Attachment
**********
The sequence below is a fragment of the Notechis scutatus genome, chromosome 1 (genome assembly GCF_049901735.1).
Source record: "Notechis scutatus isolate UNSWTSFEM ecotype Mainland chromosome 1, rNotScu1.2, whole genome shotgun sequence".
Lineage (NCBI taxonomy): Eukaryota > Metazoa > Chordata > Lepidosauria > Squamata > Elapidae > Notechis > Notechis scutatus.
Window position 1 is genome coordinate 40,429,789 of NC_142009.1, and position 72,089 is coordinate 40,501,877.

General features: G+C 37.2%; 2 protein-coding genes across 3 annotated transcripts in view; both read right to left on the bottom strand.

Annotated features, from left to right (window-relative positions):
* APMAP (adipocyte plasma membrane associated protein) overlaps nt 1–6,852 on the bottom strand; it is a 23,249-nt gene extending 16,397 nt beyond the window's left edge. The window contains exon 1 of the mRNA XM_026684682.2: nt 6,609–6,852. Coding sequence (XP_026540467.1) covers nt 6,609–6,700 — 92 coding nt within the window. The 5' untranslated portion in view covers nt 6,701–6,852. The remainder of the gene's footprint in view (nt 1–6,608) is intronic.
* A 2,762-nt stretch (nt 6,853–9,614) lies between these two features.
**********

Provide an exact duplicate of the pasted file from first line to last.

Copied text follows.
The sequence below is a fragment of the Notechis scutatus genome, chromosome 1 (genome assembly GCF_049901735.1).
Source record: "Notechis scutatus isolate UNSWTSFEM ecotype Mainland chromosome 1, rNotScu1.2, whole genome shotgun sequence".
Lineage (NCBI taxonomy): Eukaryota > Metazoa > Chordata > Lepidosauria > Squamata > Elapidae > Notechis > Notechis scutatus.
Window position 1 is genome coordinate 40,429,789 of NC_142009.1, and position 72,089 is coordinate 40,501,877.

General features: G+C 37.2%; 2 protein-coding genes across 3 annotated transcripts in view; both read right to left on the bottom strand.

Annotated features, from left to right (window-relative positions):
* APMAP (adipocyte plasma membrane associated protein) overlaps nt 1–6,852 on the bottom strand; it is a 23,249-nt gene extending 16,397 nt beyond the window's left edge. The window contains exon 1 of the mRNA XM_026684682.2: nt 6,609–6,852. Coding sequence (XP_026540467.1) covers nt 6,609–6,700 — 92 coding nt within the window. The 5' untranslated portion in view covers nt 6,701–6,852. The remainder of the gene's footprint in view (nt 1–6,608) is intronic.
* A 2,762-nt stretch (nt 6,853–9,614) lies between these two features.